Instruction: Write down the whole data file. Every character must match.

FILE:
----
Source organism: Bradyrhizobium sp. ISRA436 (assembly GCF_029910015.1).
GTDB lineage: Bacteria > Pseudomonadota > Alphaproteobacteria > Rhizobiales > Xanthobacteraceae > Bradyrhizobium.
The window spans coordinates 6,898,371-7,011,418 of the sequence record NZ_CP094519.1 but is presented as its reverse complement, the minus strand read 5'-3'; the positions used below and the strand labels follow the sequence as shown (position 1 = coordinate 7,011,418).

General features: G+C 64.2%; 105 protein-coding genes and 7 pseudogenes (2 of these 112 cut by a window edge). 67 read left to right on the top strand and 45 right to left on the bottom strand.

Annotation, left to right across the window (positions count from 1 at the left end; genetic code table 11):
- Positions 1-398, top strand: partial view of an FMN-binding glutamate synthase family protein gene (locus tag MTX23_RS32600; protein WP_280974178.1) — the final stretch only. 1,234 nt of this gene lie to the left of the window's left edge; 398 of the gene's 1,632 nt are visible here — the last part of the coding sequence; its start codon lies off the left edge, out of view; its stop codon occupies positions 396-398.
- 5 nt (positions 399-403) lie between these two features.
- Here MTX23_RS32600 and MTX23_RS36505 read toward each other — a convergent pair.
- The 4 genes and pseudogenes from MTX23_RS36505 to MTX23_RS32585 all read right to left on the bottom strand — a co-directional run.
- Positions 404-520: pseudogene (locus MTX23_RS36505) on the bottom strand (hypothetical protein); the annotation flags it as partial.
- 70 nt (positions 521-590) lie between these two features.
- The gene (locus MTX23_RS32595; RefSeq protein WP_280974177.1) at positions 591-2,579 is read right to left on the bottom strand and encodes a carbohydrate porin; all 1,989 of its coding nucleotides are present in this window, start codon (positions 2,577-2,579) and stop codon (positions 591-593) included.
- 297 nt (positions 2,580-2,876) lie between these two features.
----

Source organism: Bradyrhizobium sp. ISRA436 (assembly GCF_029910015.1).
GTDB lineage: Bacteria > Pseudomonadota > Alphaproteobacteria > Rhizobiales > Xanthobacteraceae > Bradyrhizobium.
The window spans coordinates 6,898,371-7,011,418 of the sequence record NZ_CP094519.1 but is presented as its reverse complement, the minus strand read 5'-3'; the positions used below and the strand labels follow the sequence as shown (position 1 = coordinate 7,011,418).

General features: G+C 64.2%; 105 protein-coding genes and 7 pseudogenes (2 of these 112 cut by a window edge). 67 read left to right on the top strand and 45 right to left on the bottom strand.

Annotation, left to right across the window (positions count from 1 at the left end; genetic code table 11):
- Positions 1-398, top strand: partial view of an FMN-binding glutamate synthase family protein gene (locus tag MTX23_RS32600; protein WP_280974178.1) — the final stretch only. 1,234 nt of this gene lie to the left of the window's left edge; 398 of the gene's 1,632 nt are visible here — the last part of the coding sequence; its start codon lies off the left edge, out of view; its stop codon occupies positions 396-398.
- 5 nt (positions 399-403) lie between these two features.
- Here MTX23_RS32600 and MTX23_RS36505 read toward each other — a convergent pair.
- The 4 genes and pseudogenes from MTX23_RS36505 to MTX23_RS32585 all read right to left on the bottom strand — a co-directional run.
- Positions 404-520: pseudogene (locus MTX23_RS36505) on the bottom strand (hypothetical protein); the annotation flags it as partial.
- 70 nt (positions 521-590) lie between these two features.
- The gene (locus MTX23_RS32595; RefSeq protein WP_280974177.1) at positions 591-2,579 is read right to left on the bottom strand and encodes a carbohydrate porin; all 1,989 of its coding nucleotides are present in this window, start codon (positions 2,577-2,579) and stop codon (positions 591-593) included.
- 297 nt (positions 2,580-2,876) lie between these two features.